Just a forewarning – this is going to be a pretty raw post. If you want pretty ideas tied up in pleasing bows, you might want to stop reading now.

Okay, now that you know that, I also want you to know that this is a hard post for me to write because I’m sort of hanging out a lot of my own shortcomings and mistakes. What I hope, though, is that by sharing my mistakes, you can avoid them. Regret can leave a pretty nasty taste in your mouth. Take it from someone who knows.

It’s interesting how death has a way of exposing what you really believe – not just in your head, but deep down at the daily difference level. When my brother died last summer, God used his death to expose those things I talked about and said I believed, yet I didn’t really do. He showed me, in the loving, yet exquisitely painful way that only God can, that I was a hypocrite.

Here are the five things God taught me since my brother’s death. My hope is that you won’t just read this, but that you’ll take action in the areas that call to you.

5 ThingsDeath Taught Me graphic

 

  • Don’t put things off. About a month before my brother’s death, I had this prompting that I should go see him -not just try to call him – but actually get in my car and drive over to visit him face to face. It was just after school ended, and I was kind of busy. So, I kept putting it off. I thought, “Oh, I’ll do that tomorrow or next week.” To be completely honest, I was really just putting off being uncomfortable. There were times when my brother would get upset for one reason or another and would pull away from our entire family. This was one of those times, and I hadn’t talked to him in a while. I had tried calling, but he never returned my calls. I wasn’t 100% sure how happy he’d be to see me, and even if he was, I knew the initial conversation might be awkward. And awkward makes me so uncomfortable. So, it was easy to make excuses to put it off for another day.Until, of course, there were no more days. During the first days after my brother’s death, that regret of not going to see him was like a knife twisting in my heart. “If only” played over and over in my head. So, if you get that feeling you should call someone or stop by, please just do it. Most regret isn’t over something you did, but over what you didn’t do.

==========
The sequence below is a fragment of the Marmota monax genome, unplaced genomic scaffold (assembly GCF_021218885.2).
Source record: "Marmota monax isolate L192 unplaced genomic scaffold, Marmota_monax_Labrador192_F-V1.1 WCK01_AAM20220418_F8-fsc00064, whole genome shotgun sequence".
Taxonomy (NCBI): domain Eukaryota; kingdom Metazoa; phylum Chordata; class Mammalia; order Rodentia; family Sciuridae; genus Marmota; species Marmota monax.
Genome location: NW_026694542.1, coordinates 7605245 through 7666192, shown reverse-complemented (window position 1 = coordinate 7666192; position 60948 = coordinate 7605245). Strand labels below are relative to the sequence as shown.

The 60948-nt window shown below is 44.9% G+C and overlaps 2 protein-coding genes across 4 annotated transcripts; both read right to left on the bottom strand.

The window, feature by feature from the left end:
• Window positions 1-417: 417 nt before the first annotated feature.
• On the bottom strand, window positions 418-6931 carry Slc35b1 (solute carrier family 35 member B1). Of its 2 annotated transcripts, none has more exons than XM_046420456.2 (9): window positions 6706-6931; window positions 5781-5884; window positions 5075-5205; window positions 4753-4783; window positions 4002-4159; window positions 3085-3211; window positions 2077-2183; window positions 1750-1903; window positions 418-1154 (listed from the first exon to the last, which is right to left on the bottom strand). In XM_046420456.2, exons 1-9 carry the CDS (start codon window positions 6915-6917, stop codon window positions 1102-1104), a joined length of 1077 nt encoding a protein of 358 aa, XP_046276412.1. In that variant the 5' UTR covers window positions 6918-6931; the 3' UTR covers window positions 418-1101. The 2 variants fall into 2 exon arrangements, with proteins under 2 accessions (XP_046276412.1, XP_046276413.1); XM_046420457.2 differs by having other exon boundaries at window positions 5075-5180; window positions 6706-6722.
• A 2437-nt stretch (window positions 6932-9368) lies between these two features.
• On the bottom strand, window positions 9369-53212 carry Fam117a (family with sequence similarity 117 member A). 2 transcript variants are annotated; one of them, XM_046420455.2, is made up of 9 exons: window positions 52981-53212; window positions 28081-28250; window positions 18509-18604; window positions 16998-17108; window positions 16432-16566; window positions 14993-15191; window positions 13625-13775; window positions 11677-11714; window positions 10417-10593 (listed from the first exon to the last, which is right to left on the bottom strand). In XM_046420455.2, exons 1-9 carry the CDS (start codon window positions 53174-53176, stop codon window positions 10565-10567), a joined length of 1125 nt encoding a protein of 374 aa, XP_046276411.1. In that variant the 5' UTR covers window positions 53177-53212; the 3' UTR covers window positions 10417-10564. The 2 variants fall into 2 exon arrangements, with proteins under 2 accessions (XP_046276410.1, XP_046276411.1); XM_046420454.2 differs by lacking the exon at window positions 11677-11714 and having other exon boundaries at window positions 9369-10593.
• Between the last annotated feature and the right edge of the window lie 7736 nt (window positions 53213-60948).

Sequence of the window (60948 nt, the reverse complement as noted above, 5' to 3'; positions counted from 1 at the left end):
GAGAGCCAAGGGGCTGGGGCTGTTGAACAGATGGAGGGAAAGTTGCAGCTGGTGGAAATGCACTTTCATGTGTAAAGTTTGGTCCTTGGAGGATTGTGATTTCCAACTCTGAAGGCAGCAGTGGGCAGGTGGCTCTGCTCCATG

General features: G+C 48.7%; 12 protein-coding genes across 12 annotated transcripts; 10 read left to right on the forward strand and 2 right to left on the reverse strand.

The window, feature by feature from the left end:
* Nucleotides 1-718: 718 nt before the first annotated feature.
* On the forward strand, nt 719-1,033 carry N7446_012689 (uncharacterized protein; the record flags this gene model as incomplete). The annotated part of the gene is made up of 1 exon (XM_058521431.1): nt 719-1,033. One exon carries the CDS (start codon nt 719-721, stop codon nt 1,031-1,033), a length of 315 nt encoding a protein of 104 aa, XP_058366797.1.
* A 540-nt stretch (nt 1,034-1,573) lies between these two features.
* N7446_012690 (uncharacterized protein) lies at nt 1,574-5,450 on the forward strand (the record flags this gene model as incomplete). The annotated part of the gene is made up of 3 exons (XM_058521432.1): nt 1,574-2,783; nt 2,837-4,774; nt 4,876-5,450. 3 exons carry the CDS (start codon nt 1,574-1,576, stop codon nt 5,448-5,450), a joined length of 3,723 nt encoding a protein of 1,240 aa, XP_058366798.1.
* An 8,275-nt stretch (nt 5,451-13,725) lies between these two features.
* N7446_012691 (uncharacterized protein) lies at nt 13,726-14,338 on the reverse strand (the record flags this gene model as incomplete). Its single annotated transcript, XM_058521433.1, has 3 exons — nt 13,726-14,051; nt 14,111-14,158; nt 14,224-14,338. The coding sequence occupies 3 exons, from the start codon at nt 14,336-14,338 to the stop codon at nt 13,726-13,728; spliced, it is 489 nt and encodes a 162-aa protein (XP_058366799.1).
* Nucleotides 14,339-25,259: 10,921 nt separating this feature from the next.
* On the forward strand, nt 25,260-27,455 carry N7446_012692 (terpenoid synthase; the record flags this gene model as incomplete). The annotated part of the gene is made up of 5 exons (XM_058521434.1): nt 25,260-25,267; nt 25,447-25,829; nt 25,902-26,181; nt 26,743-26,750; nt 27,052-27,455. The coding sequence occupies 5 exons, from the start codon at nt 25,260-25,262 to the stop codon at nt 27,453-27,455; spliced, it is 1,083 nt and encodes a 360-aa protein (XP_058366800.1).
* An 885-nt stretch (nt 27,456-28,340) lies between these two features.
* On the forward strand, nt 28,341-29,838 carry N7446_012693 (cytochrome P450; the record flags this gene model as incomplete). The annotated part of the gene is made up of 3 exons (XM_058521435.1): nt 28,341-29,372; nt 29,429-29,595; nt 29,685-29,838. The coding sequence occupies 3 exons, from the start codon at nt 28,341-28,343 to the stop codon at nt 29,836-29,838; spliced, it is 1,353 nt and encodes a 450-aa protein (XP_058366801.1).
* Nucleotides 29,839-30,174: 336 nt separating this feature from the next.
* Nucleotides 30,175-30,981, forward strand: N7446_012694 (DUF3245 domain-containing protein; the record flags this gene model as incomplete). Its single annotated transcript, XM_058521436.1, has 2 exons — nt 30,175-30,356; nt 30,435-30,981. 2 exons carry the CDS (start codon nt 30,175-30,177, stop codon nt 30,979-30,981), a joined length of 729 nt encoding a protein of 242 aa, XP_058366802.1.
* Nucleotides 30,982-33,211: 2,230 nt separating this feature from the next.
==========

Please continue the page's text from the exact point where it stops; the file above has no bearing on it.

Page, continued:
• Don’t let busyness keep you from important relationships. As a wife and a mom with two sons who were always in sports, my evenings were (and are) often busy. While I made the effort to give my brother my kids’ game schedules, after he died, I found myself wishing I had invited him over more often. I found myself wishing back evenings he could have joined us for a quick dinner, afternoons watching football on television. It is so easy to get caught up in our never ending daily to dos, but when we let our tasks trump the people in our lives, we waste the time we have with them. While I’ve always known in my head that we are not guaranteed tomorrow, I certainly did not live that way.  Your to do list will always be there, but that person won’t, necessarily. Take time for the people in your life and you won’t regret it.